CHICAGO: Rescue workers and heartbroken residents on Friday (Saturday in Manila) sifted through what was left of homes wiped out by several ferocious storms and tornadoes that killed at least 14 people in southeastern United States.
The storms, feeding on unseasonably warm air, left a trail of destruction in rural communities from Alabama to Illinois, just as Christmas reached its crescendo.
More than a dozen tornadoes were reported in six states, with the southern states of Mississippi and Alabama hardest hit. Seven people were confirmed dead there and another 60 injured, with one person missing, said the Mississippi emergency management agency.
“We are experiencing some flash flooding today, with storms coming through right now in five counties. And damage assessments are still ongoing,” the emergency agency’s Brett Carr told Agence France-Presse.
Among the Mississippi dead was a seven-year-old boy who was killed when a storm picked up and tossed the car he was traveling in, fire chief Kenny Holbrook told reporters in the town of Holly Springs, where thousands greeted Christmas Day without power.
Mississippi Governor Phil Bryant declared a state of emergency in seven counties after the storms caused widespread damage.
Governor Robert Bentley also declared a state of emergency across Alabama on Friday to deal with the effects of the storm.
Hours after the declaration, a tornado touched down in Birmingham, Alabama, the state’s most populous city, uprooting trees, tearing off roofs and injuring three people, local media reported.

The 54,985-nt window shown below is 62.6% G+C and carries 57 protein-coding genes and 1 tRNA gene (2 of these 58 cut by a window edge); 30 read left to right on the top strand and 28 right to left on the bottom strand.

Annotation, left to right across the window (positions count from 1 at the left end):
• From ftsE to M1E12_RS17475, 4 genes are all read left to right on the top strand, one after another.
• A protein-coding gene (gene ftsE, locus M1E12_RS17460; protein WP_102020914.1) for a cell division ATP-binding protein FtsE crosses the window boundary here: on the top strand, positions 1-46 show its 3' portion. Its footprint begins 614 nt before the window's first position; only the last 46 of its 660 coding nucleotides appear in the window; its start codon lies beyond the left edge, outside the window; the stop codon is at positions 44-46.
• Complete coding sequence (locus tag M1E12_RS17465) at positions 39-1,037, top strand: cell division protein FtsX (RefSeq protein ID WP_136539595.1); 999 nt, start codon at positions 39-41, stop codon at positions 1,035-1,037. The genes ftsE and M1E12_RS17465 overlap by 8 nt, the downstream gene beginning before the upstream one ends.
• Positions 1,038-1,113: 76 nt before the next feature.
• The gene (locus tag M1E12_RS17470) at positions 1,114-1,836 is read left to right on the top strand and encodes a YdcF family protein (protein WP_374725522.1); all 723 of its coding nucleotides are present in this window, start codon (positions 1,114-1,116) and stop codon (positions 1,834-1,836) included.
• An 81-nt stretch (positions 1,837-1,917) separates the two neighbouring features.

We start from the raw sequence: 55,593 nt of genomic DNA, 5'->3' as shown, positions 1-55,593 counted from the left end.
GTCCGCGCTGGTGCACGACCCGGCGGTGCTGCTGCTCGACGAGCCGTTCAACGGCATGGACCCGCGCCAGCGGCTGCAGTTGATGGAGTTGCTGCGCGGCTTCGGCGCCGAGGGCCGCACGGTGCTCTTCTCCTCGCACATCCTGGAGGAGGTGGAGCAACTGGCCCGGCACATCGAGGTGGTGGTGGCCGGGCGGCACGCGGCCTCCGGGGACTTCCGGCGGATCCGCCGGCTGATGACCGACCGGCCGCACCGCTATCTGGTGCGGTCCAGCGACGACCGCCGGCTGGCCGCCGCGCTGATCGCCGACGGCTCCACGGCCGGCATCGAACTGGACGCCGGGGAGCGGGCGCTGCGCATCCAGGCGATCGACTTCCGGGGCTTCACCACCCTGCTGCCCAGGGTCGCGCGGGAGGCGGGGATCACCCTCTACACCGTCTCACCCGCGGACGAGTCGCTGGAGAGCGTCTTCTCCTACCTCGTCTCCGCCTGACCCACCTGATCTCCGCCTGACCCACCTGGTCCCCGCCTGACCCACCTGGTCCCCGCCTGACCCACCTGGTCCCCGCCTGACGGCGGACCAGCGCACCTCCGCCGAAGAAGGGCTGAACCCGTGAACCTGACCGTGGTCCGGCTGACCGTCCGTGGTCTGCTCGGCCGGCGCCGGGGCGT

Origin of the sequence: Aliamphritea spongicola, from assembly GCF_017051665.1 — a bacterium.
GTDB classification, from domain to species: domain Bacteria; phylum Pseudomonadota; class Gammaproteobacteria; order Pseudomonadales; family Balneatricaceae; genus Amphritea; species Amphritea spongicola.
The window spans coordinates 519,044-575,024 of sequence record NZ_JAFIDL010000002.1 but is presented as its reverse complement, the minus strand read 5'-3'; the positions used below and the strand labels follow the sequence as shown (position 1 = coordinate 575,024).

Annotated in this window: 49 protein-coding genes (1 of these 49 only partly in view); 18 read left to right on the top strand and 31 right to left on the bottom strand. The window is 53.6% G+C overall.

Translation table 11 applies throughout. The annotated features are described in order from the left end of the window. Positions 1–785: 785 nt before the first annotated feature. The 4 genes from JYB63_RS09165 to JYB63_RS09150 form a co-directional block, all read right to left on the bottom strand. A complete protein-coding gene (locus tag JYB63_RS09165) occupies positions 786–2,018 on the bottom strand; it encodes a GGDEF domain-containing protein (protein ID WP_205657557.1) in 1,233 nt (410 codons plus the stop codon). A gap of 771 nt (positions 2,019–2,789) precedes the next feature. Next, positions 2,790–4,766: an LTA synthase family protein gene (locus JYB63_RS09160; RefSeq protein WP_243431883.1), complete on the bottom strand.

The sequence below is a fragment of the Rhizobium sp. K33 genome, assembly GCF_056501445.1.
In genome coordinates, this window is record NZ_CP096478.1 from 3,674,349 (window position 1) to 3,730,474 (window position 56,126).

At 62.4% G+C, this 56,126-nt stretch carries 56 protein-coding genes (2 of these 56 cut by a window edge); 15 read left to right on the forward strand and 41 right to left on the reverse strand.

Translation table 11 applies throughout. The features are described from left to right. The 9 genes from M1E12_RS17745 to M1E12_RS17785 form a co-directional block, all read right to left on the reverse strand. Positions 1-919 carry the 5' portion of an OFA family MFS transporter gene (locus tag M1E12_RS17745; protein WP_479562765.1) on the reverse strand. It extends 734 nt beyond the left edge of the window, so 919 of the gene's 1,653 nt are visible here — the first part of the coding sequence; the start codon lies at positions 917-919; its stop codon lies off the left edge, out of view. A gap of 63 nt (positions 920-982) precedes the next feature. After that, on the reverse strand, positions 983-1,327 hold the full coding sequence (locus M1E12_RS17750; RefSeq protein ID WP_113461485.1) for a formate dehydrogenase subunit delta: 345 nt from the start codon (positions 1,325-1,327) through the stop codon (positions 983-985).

Six fatalities were confirmed in Tennessee, including three people found dead Thursday in a car submerged in a creek, according to the fire department in Columbia, Tennessee.
Another person was killed in Arkansas.
Georgia’s governor declared a state of emergency in counties affected by the severe weather.
Cleanup volunteers wanted
Debris from ravaged buildings and other structures littered roads, making them impassable in parts of the southeast.
Officials across the affected region were inviting volunteers to help clean up or make donations as people who fled returned to their homes to see what, if anything, was still standing.
Television footage and pictures posted on social media showed homes flattened across the affected states, with possessions and Christmas presents strewn on the ground or left in a messy heap.
Power lines, trees and mobile phone towers were also toppled.
Therese Apel, a reporter at Mississippi’s Clarion-Ledger newspaper, spoke with a north Mississippi family hard hit by the violent weather.
“The Wilkins family lost everything, but they told me, ‘It’s still Christmas. It’s about family and being grateful,’” Apel posted on Twitter.
The worst appeared to be over, but forecasters at the National Weather Service warned severe weather was possible in several states including Mississippi, Missouri and Oklahoma. Flash floods in the US southeast were also a possibility.